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COVID-19: Infection Rate Dips Below 6 Percent On Long Island; Latest Breakdown By Community

The breakdown of COVID-19 cases in Suffolk County on Wednesday, Feb. 3. The breakdown of COVID-19 cases in Suffolk County on Wednesday, Feb. 3.
The breakdown of COVID-19 cases in Suffolk County on Wednesday, Feb. 3. Photo Credit: Suffolk County
The breakdown of COVID-19 cases in Nassau County on Wednesday, Feb. 3. The breakdown of COVID-19 cases in Nassau County on Wednesday, Feb. 3.
The breakdown of COVID-19 cases in Nassau County on Wednesday, Feb. 3. Photo Credit: Nassau County

The positive COVID-19 infection rate on Long Island dropped below 6 percent for the first time in weeks, though it remains the hottest spot for the virus in the state.

There were 547 new COVID-19 infections confirmed in Nassau on Tuesday, Feb. 2, bringing the total to 130,933 since the pandemic began last year. Suffolk reported 527 new infections, for a total of 145,642. 

As of Wednesday, Feb. 3, there were 1,418 (three new) COVID-19 patients hospitalized on Long Island, representing 0.05 percent of the region's population, the highest rate in New York. There are currently 31 percent of hospital beds still available on Long Island in case of a new spike in cases.

If Long Island - or any of the state's nine other regions - finds itself in danger of hitting its 90 percent hospital capacity rate within three weeks, Cuomo has vowed to shut down the entire region.

The seven-day average infection rate for those tested on Long Island has been dropping, from 6.19 percent to 5.89 percent in the past three days, also the highest rate statewide.

"Long Island... Long Island... Long Island..." Cuomo said during a COVID-19 briefing this week. "We've been talking about Long Island and the Mohawk Valley, which have both been problematic, but Long Island has been problematic for a good period of time."

Thirteen new COVID-19 fatalities were reported in Suffolk, as the total rose to 2,828, according to the state, and in Nassau, nine new fatalities brought the death toll climbed to 2,702 since last March.

The latest breakdown of the communities with the most confirmed COVID-19 cases in Nassau, according to the most recent data provided by the county Department of Health on Feb. 3:

  • Levittown: 3,225;
  • Freeport: 2,630;
  • Hicksville: 2,583;
  • Hempstead: 2,577;
  • East Meadow: 2,432;
  • Valley Stream: 2,268;
  • Long Beach: 2,011;
  • Oceanside: 1,979;
  • Elmont: 1,950;
  • Franklin Square: 1,937;
  • Glen Cove: 1,810;
  • Uniondale: 1,674;
  • Massapequa: 1,499;
  • Rockville Centre: 1,437;
  • Baldwin: 1,280;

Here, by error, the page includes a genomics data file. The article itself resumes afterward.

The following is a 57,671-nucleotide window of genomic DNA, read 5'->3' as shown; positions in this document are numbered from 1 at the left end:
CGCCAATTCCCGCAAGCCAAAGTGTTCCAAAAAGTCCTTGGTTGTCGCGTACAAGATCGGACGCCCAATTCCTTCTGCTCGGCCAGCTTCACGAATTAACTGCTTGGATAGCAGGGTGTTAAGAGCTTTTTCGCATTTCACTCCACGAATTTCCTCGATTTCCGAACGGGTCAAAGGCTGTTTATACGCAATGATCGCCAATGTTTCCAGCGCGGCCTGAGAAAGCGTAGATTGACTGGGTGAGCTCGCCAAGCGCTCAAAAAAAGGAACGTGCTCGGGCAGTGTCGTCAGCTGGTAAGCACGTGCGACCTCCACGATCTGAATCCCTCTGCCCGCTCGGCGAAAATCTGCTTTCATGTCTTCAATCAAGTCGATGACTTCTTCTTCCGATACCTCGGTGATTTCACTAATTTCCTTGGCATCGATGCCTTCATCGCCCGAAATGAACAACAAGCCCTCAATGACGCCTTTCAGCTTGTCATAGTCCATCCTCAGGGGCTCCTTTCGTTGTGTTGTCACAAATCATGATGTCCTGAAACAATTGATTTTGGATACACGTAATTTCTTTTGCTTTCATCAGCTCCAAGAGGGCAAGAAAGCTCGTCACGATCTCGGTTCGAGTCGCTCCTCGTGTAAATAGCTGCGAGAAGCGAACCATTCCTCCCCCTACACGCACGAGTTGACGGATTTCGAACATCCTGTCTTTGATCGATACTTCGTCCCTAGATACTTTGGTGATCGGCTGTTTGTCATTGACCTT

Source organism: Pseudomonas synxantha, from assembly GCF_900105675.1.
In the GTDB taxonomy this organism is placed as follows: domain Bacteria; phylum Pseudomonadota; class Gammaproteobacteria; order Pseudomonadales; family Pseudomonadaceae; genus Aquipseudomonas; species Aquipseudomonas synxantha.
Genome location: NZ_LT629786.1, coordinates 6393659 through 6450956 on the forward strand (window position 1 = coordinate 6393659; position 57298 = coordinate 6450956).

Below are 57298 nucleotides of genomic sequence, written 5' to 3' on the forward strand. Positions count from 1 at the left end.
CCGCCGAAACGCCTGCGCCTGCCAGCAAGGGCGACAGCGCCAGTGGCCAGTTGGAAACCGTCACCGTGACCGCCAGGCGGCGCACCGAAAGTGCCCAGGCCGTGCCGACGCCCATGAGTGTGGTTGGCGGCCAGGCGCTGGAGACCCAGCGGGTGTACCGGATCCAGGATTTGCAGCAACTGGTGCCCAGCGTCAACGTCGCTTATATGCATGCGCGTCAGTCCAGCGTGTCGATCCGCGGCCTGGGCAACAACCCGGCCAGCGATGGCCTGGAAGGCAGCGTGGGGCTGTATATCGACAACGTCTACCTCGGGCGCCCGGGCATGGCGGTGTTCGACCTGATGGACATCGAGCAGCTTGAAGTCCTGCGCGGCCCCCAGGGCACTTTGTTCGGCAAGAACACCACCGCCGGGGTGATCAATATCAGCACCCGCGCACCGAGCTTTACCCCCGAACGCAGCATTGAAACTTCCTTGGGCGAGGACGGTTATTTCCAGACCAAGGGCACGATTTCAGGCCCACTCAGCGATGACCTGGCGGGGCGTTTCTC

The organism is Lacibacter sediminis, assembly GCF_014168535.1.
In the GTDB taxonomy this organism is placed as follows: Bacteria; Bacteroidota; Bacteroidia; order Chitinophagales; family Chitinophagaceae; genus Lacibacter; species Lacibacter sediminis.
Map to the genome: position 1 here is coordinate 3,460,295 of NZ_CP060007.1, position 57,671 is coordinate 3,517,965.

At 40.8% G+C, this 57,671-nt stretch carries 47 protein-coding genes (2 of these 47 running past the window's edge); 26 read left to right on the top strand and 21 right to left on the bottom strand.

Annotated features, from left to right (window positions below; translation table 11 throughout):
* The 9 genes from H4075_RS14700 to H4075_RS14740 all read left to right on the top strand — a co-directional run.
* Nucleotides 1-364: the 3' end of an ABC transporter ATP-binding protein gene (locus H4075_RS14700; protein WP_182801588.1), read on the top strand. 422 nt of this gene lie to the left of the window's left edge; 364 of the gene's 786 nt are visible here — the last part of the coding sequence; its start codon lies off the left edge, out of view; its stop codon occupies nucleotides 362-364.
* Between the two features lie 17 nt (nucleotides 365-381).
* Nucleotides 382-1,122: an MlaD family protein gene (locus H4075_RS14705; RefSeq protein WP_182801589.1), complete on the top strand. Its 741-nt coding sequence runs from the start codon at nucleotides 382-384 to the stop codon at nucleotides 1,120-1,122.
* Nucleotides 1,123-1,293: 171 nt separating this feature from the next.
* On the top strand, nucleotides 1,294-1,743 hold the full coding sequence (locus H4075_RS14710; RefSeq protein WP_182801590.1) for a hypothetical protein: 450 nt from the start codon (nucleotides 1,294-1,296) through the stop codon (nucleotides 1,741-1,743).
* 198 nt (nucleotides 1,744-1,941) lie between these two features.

• Woodmere: 1,272;
  • West Hempstead: 1,224
  • Plainview: 1,219;
  • Wantagh: 1,207;
  • North Massapequa: 1,201;
  • North Bellmore: 1,197;
  • Massapequa Park: 1,141;
  • Merrick: 1,140;
  • Mineola: 1,134;
  • Lynbrook: 1,133;
  • East Massapequa: 1,120.

The breakdown of cases reported in Suffolk County, according to the Department of Health:

  • Brookhaven: 40,434;
  • Islip: 36,283;
  • Babylon: 20,170;
  • Huntington: 16,056;
  • Smithtown: 10,150;
  • Southampton: 4,325;
  • Riverhead: 2,693;
  • East Hampton: 1,310;
  • Southold: 1,294;
  • Shelter Island: 41.

There were 126,489 COVID-19 tests administered in New York on Feb. 2, according to Cuomo, resulting in 8,082 new cases for a 4.68 percent positive infection rate, down slightly from earlier in the week.

Fifteen COVID-19 patients were admitted into New York hospitals, as the total rose to 8,082 still being treated statewide, down by more than 500 a week ago. There are 1,522 patients in ICU, and 1,003 are currently intubated. There were 160 new COVID-19-related deaths reported in the past 24 hours.

Statewide, there have been 1,433,304 confirmed COVID-19 cases in New York out of 32.61 million tested. There have been 35,631 virus-related deaths reported since the pandemic began. 

"New Yorkers have shown it and the numbers reflect it: We are New York Tough," New York Gov. Andrew Cuomo said. "Our statewide positivity rate is decreasing by the day, and with our distribution networks at the ready for more supply from the federal government, we are prepared to get needles in arms as quickly as possible, getting us one step closer to our goal of winning this war.

"I applaud New Yorkers for their discipline and dedication to defeating this virus, and continue to ask everyone to keep this trend going and wear a mask, avoid gatherings and socially distance."

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